I wasn’t qualified to interview or hire people. It’s not something I wanted to be responsible for. I never wanted to be a boss. I was in my early 20’s and working out of my spare room. Finally, the company started to make enough money to pay my salary and start hiring. It was both a scary and exciting time.
The first few people I hired were in a somewhat haphazard fashion. A very laid back interview, more like a friendly chat. There was no second or third interview. I went with my gut instinct.
Fast-forward a few years, the company had grown to around half-a-dozen full-time employees. During those early years, I never once thought anyone might want to leave the company. Things were going well. Everyone was happy, or at least I thought they were.
Then one day, one of my staff said to me, “can we have a quick chat?”
Not thinking much of it, I said: “Sure, what’s up?”
He then told me he was leaving and handed me a resignation letter.
I was calm as I listened, but it was painful to hear. I’d built the company, and it felt like we were a bunch of friends making some products. To me, it was.
Later that evening, I remember feeling very low and thinking, “how am I ever going to replace them? This is really going to mess things up”. It was then followed by asking myself, “why would they want to leave? what if other people leave?”
It was a very unsettling and stressful time.
Over the following weeks and months, I got over it. The business adapted and changed, I rehired, and things worked out.
When someone decides to leave a business, it’s a waste of time convincing them to stay. You’re just deferring the problem. They’ve already made up their mind, and mentally they’ve moved on. A natural reaction is to offer them more money to stay, but don’t do that. If they wanted more money, they would have asked — I’ve found that out over the years, but I’ll save that for another time.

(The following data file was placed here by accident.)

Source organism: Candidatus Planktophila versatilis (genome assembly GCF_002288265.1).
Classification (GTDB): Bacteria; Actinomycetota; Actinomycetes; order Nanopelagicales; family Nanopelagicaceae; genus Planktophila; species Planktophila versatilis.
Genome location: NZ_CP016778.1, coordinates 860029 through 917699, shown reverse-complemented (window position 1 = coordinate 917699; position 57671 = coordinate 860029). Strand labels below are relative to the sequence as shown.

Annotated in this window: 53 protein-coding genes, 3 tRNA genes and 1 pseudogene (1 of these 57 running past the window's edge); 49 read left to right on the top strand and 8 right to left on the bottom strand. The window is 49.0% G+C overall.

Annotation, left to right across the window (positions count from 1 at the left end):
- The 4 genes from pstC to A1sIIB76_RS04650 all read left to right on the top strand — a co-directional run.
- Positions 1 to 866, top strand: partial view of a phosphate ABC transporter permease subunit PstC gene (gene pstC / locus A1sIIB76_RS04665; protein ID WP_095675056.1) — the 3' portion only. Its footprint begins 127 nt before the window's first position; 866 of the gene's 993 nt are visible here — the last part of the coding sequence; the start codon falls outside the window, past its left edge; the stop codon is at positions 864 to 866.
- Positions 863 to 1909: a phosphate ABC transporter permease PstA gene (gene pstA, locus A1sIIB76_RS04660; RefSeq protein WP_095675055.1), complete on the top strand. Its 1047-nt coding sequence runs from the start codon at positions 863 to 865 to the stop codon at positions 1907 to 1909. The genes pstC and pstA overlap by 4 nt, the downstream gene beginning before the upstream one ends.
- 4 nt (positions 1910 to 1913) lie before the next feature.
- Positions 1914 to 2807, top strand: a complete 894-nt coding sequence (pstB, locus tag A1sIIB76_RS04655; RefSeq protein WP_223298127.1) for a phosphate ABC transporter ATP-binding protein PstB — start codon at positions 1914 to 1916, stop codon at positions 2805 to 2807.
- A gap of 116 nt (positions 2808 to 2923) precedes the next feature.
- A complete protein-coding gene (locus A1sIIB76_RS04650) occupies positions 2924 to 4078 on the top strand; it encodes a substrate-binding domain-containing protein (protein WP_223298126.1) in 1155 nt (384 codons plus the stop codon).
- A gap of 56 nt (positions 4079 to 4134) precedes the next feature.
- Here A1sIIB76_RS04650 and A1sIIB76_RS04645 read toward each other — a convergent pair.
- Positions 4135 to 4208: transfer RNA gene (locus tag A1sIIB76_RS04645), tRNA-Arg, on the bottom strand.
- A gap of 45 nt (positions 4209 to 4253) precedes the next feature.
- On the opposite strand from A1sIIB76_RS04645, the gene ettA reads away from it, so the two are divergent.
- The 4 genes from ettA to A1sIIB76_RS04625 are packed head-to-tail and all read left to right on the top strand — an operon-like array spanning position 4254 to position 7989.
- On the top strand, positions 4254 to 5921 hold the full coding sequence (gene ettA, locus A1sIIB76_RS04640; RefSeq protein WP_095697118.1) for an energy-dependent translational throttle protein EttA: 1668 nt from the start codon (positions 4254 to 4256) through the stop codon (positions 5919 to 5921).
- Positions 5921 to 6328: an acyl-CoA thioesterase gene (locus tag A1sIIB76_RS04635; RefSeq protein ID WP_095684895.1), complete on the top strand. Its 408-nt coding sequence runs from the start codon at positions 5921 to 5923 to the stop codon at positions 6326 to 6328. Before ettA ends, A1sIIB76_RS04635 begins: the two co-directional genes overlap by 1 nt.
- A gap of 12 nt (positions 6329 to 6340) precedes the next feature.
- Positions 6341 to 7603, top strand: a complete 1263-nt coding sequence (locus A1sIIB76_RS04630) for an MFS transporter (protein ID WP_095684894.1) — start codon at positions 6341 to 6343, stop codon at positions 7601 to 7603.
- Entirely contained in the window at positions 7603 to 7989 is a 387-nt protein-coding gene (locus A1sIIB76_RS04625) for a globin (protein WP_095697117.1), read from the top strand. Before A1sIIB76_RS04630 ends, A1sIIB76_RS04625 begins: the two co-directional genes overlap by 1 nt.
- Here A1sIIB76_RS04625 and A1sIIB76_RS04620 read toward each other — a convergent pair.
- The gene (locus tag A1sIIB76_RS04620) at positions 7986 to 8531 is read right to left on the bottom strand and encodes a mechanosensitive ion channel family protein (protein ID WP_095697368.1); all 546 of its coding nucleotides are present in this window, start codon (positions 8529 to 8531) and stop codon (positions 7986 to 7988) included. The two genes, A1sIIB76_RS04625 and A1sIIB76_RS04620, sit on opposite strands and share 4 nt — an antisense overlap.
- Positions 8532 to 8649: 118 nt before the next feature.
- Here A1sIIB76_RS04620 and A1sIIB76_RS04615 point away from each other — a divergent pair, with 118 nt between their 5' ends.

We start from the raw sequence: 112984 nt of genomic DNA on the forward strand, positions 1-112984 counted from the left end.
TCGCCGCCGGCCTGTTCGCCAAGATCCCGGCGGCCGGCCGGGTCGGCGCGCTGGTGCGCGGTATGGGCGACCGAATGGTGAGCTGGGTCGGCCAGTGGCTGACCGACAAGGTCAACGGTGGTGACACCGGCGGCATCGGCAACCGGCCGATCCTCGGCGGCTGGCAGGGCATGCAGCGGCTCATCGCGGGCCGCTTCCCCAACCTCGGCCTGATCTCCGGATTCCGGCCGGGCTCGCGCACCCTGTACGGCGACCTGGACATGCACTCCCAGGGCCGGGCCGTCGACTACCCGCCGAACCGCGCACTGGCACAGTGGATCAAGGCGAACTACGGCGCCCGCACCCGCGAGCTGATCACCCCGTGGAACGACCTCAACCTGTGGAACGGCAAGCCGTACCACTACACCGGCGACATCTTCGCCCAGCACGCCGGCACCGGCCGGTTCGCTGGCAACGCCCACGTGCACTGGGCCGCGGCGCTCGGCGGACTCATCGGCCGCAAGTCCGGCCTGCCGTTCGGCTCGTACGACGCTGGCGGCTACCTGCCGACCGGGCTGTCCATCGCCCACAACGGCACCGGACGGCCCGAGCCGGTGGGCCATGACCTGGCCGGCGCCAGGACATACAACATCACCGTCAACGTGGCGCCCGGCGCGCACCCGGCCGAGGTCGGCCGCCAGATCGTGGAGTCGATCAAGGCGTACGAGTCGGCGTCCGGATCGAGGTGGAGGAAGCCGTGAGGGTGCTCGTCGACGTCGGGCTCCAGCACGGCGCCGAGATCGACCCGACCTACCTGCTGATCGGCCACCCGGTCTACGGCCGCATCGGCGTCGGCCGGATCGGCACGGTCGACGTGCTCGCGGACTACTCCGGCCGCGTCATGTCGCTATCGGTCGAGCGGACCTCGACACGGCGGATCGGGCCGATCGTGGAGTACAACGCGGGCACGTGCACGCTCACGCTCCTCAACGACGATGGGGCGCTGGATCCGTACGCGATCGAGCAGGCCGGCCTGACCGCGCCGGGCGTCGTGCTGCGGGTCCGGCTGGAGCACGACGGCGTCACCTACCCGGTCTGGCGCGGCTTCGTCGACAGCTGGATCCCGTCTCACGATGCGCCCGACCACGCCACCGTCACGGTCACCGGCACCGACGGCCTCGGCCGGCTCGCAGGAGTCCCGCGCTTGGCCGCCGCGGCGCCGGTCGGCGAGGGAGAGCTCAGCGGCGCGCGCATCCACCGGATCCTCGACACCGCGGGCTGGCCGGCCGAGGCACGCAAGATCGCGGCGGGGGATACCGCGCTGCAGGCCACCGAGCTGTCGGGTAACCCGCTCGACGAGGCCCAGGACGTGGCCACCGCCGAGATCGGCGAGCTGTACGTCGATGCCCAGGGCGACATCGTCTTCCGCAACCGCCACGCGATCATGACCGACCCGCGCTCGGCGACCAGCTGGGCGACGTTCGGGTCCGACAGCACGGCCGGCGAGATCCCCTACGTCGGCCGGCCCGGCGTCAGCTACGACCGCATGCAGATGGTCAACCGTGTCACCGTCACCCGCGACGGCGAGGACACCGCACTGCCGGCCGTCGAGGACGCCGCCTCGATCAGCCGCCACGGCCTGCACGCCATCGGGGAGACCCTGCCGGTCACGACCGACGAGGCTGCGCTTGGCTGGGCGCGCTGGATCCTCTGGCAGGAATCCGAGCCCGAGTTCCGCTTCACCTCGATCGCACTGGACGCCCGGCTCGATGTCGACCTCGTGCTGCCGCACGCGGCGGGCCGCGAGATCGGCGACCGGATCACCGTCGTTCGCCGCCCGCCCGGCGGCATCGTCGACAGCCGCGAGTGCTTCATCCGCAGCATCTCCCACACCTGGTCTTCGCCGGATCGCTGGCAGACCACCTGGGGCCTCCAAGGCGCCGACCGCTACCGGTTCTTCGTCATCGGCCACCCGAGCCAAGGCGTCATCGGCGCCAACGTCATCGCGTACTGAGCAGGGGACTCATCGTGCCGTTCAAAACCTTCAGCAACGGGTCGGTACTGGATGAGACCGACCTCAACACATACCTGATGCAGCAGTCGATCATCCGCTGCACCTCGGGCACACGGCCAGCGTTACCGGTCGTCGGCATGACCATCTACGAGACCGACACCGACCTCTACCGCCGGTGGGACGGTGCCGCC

Long before I started my company, I remember leaving my first job in London, and my boss at the time said to me, “If I offer you more money, would you stay?”.
I said “No” without hesitation. I didn’t even ask how much. In my mind, I’d already moved on. I was halfway out the door. I was looking forward to my next adventure.
When someone leaves, it’s an excellent time to re-evaluate where the business is heading. Look at the bigger picture. Don’t rush to hire a replacement. Perhaps the business needs have changed, or you need someone with a different skill-set.
Make the best out of what can be a stressful time in any small business and use it to your advantage.